Shukri Ghanem: Qadhafi’s ‘No Man’
Former Libyan oil tsar Shukri Ghanem was found dead, floating in the Danube in Vienna early on 29 April. He was 69. A prominent reformer and academic, Dr Ghanem was the architect of Libya’s 2005-07 exploration bonanza and as prime minister (2003-06) spearheaded an (albeit ultimately futile) effort to seriously reform the Libyan economy. Report by Rafiq Latta.
Dr Ghanem’s legacy is a controversial one. A protégé of Saif al-Islam, son of former dictator Mu΄ammar al-Qadhafi and one-time promoter of reform, Dr Ghanem was dogged by accusations of corruption following his defection from Libya last May (accusations he strenuously rebutted). Critics slam him for providing a liberal veneer to what was a brutal dictatorship and in doing so, contributing in prolonging the life of the regime. A regime insider Dr Ghanem undoubtedly was, but he was never a mere ‘yes man’. He was not afraid of speaking out, even if this endangered his own political position.
This was a shocking end to a colorful and high-profile life. Results of a final toxicology report will not be out for a few days, but a preliminary police report points to death by drowning, with no suggestion of wrongdoing. Dr Ghanem had been suffering from ill-health – one source says heart problems. He could well have died a natural death. But he had no shortage of enemies, both among the old regime and the new Libyan government. He also certainly knew a lot of secrets. An e-mail sent to a friend in March talked of the “many enemies who are after me.” Dr Ghanem simply was not the type to commit suicide, several friends stress. Certainly, he was on sparkling form and appeared happy with his new life in Vienna, when this reporter met him last December. Then he mentioned that he was working on writing his memoirs and that these would prove revealing.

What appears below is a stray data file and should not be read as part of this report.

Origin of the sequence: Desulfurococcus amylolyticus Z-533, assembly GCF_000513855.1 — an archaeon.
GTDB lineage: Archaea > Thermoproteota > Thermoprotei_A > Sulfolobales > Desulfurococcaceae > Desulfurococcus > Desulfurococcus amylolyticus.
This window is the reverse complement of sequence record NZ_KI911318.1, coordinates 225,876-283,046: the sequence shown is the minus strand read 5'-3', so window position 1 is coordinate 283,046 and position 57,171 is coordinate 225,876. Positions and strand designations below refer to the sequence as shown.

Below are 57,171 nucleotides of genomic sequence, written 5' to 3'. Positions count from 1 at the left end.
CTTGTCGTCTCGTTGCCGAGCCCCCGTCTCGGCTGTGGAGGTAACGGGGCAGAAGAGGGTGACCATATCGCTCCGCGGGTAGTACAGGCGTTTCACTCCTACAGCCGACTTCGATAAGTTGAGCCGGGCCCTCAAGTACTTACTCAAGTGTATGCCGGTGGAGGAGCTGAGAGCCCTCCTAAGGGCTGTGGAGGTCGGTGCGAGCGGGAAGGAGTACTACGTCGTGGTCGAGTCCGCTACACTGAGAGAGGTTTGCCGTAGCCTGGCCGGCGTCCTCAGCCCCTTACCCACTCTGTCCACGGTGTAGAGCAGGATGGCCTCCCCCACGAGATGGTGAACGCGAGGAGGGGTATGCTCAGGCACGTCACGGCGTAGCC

Born in Tripoli, of a middle class background, Dr Ghanem studied economics at the University of Libya in Benghazi in 1963. Natural self-confidence and ambition marked him out an early stage. “I got to know him in the 1960s,” notes one friend. “And what stood out from the beginning was his hunger; he was hungry for big position, for big money.”